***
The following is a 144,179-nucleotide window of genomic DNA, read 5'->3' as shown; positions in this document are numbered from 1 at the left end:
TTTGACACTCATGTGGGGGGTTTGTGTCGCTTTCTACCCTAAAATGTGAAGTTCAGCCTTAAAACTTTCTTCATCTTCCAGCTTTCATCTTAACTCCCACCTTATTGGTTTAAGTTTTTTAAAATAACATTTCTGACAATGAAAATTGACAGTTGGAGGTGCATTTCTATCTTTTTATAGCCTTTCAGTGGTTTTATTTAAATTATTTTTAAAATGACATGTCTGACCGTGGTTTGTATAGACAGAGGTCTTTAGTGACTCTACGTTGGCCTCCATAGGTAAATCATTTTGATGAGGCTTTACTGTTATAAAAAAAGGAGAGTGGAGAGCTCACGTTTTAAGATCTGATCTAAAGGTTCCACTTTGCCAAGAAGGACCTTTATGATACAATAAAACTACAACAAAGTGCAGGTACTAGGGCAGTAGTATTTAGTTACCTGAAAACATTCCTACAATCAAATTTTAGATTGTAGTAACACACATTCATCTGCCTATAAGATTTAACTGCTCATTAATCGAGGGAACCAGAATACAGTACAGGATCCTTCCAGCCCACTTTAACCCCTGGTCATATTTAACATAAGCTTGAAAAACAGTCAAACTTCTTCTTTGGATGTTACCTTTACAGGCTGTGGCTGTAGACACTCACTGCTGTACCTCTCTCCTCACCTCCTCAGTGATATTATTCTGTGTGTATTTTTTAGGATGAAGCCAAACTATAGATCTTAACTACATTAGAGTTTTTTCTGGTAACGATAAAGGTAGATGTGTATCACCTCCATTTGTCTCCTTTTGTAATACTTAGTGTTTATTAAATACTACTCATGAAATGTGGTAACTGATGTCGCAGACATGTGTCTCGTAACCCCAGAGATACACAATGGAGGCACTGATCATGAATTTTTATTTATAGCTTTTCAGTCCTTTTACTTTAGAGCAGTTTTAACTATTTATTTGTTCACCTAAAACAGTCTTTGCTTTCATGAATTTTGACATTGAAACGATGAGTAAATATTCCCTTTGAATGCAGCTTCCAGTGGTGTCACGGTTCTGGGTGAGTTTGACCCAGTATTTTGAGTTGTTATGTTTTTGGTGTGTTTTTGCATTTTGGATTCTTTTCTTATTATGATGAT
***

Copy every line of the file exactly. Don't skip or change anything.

The following is a 144,179-nucleotide window of genomic DNA, read 5'->3' as shown; positions in this document are numbered from 1 at the left end:
TTTGACACTCATGTGGGGGGTTTGTGTCGCTTTCTACCCTAAAATGTGAAGTTCAGCCTTAAAACTTTCTTCATCTTCCAGCTTTCATCTTAACTCCCACCTTATTGGTTTAAGTTTTTTAAAATAACATTTCTGACAATGAAAATTGACAGTTGGAGGTGCATTTCTATCTTTTTATAGCCTTTCAGTGGTTTTATTTAAATTATTTTTAAAATGACATGTCTGACCGTGGTTTGTATAGACAGAGGTCTTTAGTGACTCTACGTTGGCCTCCATAGGTAAATCATTTTGATGAGGCTTTACTGTTATAAAAAAAGGAGAGTGGAGAGCTCACGTTTTAAGATCTGATCTAAAGGTTCCACTTTGCCAAGAAGGACCTTTATGATACAATAAAACTACAACAAAGTGCAGGTACTAGGGCAGTAGTATTTAGTTACCTGAAAACATTCCTACAATCAAATTTTAGATTGTAGTAACACACATTCATCTGCCTATAAGATTTAACTGCTCATTAATCGAGGGAACCAGAATACAGTACAGGATCCTTCCAGCCCACTTTAACCCCTGGTCATATTTAACATAAGCTTGAAAAACAGTCAAACTTCTTCTTTGGATGTTACCTTTACAGGCTGTGGCTGTAGACACTCACTGCTGTACCTCTCTCCTCACCTCCTCAGTGATATTATTCTGTGTGTATTTTTTAGGATGAAGCCAAACTATAGATCTTAACTACATTAGAGTTTTTTCTGGTAACGATAAAGGTAGATGTGTATCACCTCCATTTGTCTCCTTTTGTAATACTTAGTGTTTATTAAATACTACTCATGAAATGTGGTAACTGATGTCGCAGACATGTGTCTCGTAACCCCAGAGATACACAATGGAGGCACTGATCATGAATTTTTATTTATAGCTTTTCAGTCCTTTTACTTTAGAGCAGTTTTAACTATTTATTTGTTCACCTAAAACAGTCTTTGCTTTCATGAATTTTGACATTGAAACGATGAGTAAATATTCCCTTTGAATGCAGCTTCCAGTGGTGTCACGGTTCTGGGTGAGTTTGACCCAGTATTTTGAGTTGTTATGTTTTTGGTGTGTTTTTGCATTTTGGATTCTTTTCTTATTATGATGAT